Following my husband’s gleeful purchase of an Xbox 360, and the fact that he has now started his new job and isn’t hogging it anymore, I’ve been playing some new and exciting computer games. (New and exciting to me. I appreciate the rest of the Western World was over this in 2009.)
I really enjoy playing computer games, although I feel I’m not very good at them. In a sense this is a good thing as I get hours more use out of a standard game than most people, simply because my ineptitude means everything takes ages for me to do. But it can get ugly. I shout, I scream, I throw things. After failing to execute a fairly simple jumping puzzle in Ocarina of Time on the Wii I got disproportionately angry and rage quit. For 3 and half years. And you do not want to interupt me in a boss fight. I have called Terry every ugly name under the sun during a frenzied, uncoordinated attack on Ganon. I may have actually threatened to feed his Grandmother to the Ravenous Bugblatter Beast of Traal at one point. It was not cool.
Despite this Hyde-like transformation into a monster whenever I have a controller in my hand, my devoted husband continues to find new games for my edification and delight. And I have to say, the Portal series is a doozy! I’ve still done all the shouting, swearing, rage quitting and so forth, but in my more rational moments I realise that I really enjoy this game. Here’s why:
It’s a First Person Shooter without the Shooting.
Ok, you have a gun of sorts, and you are shooting, but it just feels different to other FPSs. There’s a lack of pressure when doing the aiming and pulling the trigger, which makes a huge difference to me. I don’t handle stressful situations that well, hence the rage quitting. I couldn’t deal with something requiring constant lightening fast reactions and dead on accuracy 100% of the time. I need time and space to plan my move, aim and execute, which in Portal is generally afforded in spades, with few exceptions.
You can die with no consequence.
Unless you have very good motor skills, and/or are using a walkthrough there’s a good chance you’ll die at some point in the game. Doesn’t matter. You don’t lose points, lives, hearts, or anything as far as I can tell. You just respawn at the last save point. Coupled with the frequency of the autosaves, after nearly every section of a puzzle has been completed, you are unlikely to lose more than a few minutes of action. For some people I’m sure this is a drawback, as the risk of a semi-meaningful termination is part of the appeal. But due to my aforementioned lack of proficiency, the fact that I can die as many times as it takes to get it right is critical to my having an enjoyable experience. A game which punishes me constantly for my lack of hand eye coordination, is not something from which I’m going to get any pleasure, and I’m unlikely to be sticking with it for very long.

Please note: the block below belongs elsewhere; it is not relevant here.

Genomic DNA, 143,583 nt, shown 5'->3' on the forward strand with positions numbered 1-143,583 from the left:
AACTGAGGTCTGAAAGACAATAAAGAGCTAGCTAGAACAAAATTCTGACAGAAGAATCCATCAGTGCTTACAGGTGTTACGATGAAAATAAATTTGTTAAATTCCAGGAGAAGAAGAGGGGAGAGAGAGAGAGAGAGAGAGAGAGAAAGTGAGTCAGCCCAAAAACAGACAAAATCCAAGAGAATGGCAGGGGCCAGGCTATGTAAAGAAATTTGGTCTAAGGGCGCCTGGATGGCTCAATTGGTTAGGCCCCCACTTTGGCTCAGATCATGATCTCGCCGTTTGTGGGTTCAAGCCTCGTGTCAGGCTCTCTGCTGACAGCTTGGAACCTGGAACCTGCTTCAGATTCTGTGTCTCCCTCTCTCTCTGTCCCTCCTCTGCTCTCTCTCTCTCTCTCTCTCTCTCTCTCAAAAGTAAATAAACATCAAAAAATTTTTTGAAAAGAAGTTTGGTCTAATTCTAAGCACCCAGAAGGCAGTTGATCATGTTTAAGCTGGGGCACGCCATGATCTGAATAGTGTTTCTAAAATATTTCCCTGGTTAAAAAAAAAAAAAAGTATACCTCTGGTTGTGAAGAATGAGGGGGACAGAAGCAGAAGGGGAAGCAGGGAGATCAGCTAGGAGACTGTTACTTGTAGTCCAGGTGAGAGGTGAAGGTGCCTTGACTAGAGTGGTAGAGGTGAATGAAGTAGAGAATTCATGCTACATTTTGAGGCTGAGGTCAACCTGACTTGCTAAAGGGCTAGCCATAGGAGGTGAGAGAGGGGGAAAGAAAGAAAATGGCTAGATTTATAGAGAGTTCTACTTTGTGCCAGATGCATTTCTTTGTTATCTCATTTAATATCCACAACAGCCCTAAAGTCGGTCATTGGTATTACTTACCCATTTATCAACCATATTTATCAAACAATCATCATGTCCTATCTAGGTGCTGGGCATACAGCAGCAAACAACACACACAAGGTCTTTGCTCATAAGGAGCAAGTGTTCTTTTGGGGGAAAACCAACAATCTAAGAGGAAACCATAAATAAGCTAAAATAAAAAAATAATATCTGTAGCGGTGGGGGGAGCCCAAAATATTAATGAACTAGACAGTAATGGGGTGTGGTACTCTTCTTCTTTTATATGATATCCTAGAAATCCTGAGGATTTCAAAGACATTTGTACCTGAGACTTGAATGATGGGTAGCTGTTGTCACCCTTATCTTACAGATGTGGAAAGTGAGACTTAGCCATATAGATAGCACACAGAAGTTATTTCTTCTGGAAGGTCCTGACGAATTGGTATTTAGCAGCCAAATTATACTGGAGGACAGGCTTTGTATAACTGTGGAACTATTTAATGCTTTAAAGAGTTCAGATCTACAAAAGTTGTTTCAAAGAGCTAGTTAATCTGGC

It’s atmospheric but not too scary.
I don’t enjoy the feeling of being terrified, so a game which utilises every cheap psychological trick to engender a sense of being stuck in a torture porn flick is not going to push my buttons. For my money, Portal gets the balance bang on between a slightly grimy sense of menace, but nothing that’s going to cause emotional damage. Furthermore, the threat which is there, is accompanied by a slightly knowing, sardonic humour which allievates the the tension nicely. Related to which it’s pretty much entirely non violent. I say pretty much as there are a few altercations between you and some non sentient anti-personel devices, but that’s about it.
It’s cerebrally challenging.
Yes, you need some standard FPS skills: hand eye coordination, quick reactions etc. but the most part this game is testing the little grey cells. The puzzles are inventive, and in my opinion quite difficult at times. I like to think of myself as reasonably logical, but spacial imagination and laterall thinking were never my strongest suits. It was a little galling to admit that this time my rage quits were becuase I was too stupid to work out the solution. After years of feeling defensive because it wasn’t my fault that I can’t press more than 3 buttons at a time whilst staring a screen, now I had to accept that it was my critical faculties that were at fault. Cue more shouting and swearing. But with some time, and a little bit of help I got to the stage were I realised I enjoyed the challenge, even if I couldn’t see the solution straight away.
Portal 2 has an awesome co-op mode.
Terry and I have a great tradition of gaming together, occasionally in competition with each other, but mostly, working with each other towards a common goal. Portal 2 requires real team work, and figuring out puzzles together was loads of fun!